Is it possible to work just 4 days a week, be happier, more productive, and still make the same amount of money? That’s one of many questions Aidan Harper and other researchers at the New Economics Foundation and members of the 4 Day Week campaign are trying to solve in an effort to combat the problem of overwork, which is “leading to a crisis in mental health and well-being.”
The single biggest cause of work related stress, anxiety, and depression is overwork. So much so that last year one in four of all sick days was the result of overwork — which is huge proportion of sickness caused directly by overwork. In some ways, you can look at this statistic as a massive drag on the economy. Losing that many work days is very expensive but, more importantly, it’s also a huge societal malaise. Every day people are feeling the effects of overwork and this statistic doesn’t even take into account the number of people who aren’t taking sick days but are feeling generally burnt out and are just barely getting by.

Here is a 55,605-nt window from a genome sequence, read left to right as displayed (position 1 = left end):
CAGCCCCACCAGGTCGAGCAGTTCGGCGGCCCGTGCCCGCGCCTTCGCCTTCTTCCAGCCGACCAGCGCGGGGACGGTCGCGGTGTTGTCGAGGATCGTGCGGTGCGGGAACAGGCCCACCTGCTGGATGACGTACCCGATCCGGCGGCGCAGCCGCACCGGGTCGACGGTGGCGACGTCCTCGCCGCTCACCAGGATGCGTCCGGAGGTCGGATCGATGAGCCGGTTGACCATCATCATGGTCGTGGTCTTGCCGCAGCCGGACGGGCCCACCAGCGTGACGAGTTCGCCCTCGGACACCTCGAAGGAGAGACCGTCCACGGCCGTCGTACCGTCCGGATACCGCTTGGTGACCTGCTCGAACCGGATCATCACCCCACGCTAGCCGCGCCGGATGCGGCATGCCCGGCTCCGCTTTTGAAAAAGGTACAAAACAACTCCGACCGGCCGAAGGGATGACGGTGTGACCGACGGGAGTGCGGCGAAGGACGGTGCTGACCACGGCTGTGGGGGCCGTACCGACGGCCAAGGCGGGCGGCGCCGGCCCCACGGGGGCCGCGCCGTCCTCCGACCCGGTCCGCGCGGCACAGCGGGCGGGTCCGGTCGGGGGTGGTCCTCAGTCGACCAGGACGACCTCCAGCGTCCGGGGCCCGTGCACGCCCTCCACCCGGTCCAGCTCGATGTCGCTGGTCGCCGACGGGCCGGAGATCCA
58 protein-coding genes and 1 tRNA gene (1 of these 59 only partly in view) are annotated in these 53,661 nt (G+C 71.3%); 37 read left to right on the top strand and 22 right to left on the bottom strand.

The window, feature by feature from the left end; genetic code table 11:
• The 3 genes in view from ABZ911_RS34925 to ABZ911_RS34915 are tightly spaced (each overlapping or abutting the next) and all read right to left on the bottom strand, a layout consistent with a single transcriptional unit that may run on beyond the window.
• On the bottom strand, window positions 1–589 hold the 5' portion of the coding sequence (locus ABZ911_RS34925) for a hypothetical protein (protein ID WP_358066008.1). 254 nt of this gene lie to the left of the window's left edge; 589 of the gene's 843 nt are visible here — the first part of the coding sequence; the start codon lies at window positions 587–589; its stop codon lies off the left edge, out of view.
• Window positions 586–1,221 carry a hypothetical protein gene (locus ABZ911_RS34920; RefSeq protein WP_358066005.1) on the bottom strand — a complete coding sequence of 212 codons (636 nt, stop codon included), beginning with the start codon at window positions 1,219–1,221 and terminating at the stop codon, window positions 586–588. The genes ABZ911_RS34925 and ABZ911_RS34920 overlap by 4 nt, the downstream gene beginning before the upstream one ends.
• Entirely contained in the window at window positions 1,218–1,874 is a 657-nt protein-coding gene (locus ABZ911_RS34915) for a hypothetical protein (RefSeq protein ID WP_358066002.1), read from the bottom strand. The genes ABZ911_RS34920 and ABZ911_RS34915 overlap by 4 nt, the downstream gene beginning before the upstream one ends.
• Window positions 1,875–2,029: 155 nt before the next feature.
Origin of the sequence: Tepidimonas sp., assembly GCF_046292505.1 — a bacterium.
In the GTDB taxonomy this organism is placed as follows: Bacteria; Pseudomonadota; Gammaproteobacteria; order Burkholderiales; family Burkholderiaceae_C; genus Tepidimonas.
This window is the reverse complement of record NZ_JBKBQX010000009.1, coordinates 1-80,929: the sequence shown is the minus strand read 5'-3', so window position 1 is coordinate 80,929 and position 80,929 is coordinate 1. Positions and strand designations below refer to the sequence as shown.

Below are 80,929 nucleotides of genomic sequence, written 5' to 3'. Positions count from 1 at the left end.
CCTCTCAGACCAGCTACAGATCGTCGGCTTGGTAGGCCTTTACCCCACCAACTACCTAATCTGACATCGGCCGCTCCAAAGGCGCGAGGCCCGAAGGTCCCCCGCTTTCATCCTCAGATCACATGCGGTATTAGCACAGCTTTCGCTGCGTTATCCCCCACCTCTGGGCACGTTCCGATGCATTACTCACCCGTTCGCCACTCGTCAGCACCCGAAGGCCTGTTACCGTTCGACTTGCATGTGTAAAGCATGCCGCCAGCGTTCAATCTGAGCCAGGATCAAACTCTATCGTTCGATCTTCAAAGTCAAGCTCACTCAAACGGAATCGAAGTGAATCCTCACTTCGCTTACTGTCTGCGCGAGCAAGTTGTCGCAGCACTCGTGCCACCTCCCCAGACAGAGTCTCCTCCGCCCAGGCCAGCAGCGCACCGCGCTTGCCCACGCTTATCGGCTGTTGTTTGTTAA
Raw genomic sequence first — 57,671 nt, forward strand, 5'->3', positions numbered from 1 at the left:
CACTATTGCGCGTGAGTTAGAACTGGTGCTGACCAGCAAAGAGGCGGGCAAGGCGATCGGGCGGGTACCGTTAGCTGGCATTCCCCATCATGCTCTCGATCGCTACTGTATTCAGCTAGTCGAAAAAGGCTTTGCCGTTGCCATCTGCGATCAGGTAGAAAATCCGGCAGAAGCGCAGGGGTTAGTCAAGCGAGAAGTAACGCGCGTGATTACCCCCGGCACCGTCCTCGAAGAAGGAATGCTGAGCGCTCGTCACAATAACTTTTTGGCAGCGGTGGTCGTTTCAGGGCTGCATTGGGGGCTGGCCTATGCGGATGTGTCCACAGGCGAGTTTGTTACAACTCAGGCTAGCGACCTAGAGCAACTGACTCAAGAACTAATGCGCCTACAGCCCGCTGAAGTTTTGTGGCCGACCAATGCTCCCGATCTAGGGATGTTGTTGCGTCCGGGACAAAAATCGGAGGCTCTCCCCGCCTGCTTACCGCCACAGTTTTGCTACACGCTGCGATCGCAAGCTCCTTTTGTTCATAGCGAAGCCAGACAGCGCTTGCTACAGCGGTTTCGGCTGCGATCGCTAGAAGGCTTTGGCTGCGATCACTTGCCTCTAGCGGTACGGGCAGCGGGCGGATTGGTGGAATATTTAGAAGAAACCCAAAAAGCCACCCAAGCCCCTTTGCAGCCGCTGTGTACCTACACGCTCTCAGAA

To summarize — the 4 day workweek is a pragmatic response to a the problem of overwork that is leading to a crisis in mental health and wellbeing.
If you’re just off the heels of the recent honest conversation about burnout on JS Party, then you’ll certainly enjoy this interview with Aidan Harper,